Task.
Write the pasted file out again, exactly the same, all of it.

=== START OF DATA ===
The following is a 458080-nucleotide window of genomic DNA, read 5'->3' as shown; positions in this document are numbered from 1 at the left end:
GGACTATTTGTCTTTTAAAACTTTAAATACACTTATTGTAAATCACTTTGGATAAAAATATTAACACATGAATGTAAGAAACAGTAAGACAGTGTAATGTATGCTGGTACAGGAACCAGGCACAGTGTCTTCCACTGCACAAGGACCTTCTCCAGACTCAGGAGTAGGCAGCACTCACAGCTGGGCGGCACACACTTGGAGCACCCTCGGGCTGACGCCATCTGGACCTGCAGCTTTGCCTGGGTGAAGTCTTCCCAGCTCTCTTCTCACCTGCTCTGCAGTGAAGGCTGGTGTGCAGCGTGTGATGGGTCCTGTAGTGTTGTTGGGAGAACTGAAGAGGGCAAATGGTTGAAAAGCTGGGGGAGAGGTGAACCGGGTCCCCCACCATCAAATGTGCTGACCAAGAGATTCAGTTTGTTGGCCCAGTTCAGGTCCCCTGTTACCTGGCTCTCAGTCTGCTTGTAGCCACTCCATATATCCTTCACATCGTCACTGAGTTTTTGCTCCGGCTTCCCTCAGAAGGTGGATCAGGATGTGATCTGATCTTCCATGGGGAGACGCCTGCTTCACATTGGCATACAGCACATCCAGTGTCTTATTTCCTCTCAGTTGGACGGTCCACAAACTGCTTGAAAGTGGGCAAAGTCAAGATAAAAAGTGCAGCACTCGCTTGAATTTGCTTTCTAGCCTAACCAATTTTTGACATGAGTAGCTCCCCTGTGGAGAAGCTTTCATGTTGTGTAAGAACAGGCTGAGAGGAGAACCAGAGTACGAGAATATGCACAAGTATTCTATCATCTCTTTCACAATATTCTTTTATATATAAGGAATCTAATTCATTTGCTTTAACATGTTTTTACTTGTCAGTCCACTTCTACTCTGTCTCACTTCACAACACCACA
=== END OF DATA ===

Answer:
The following is a 458080-nucleotide window of genomic DNA, read 5'->3' as shown; positions in this document are numbered from 1 at the left end:
GGACTATTTGTCTTTTAAAACTTTAAATACACTTATTGTAAATCACTTTGGATAAAAATATTAACACATGAATGTAAGAAACAGTAAGACAGTGTAATGTATGCTGGTACAGGAACCAGGCACAGTGTCTTCCACTGCACAAGGACCTTCTCCAGACTCAGGAGTAGGCAGCACTCACAGCTGGGCGGCACACACTTGGAGCACCCTCGGGCTGACGCCATCTGGACCTGCAGCTTTGCCTGGGTGAAGTCTTCCCAGCTCTCTTCTCACCTGCTCTGCAGTGAAGGCTGGTGTGCAGCGTGTGATGGGTCCTGTAGTGTTGTTGGGAGAACTGAAGAGGGCAAATGGTTGAAAAGCTGGGGGAGAGGTGAACCGGGTCCCCCACCATCAAATGTGCTGACCAAGAGATTCAGTTTGTTGGCCCAGTTCAGGTCCCCTGTTACCTGGCTCTCAGTCTGCTTGTAGCCACTCCATATATCCTTCACATCGTCACTGAGTTTTTGCTCCGGCTTCCCTCAGAAGGTGGATCAGGATGTGATCTGATCTTCCATGGGGAGACGCCTGCTTCACATTGGCATACAGCACATCCAGTGTCTTATTTCCTCTCAGTTGGACGGTCCACAAACTGCTTGAAAGTGGGCAAAGTCAAGATAAAAAGTGCAGCACTCGCTTGAATTTGCTTTCTAGCCTAACCAATTTTTGACATGAGTAGCTCCCCTGTGGAGAAGCTTTCATGTTGTGTAAGAACAGGCTGAGAGGAGAACCAGAGTACGAGAATATGCACAAGTATTCTATCATCTCTTTCACAATATTCTTTTATATATAAGGAATCTAATTCATTTGCTTTAACATGTTTTTACTTGTCAGTCCACTTCTACTCTGTCTCACTTCACAACACCACA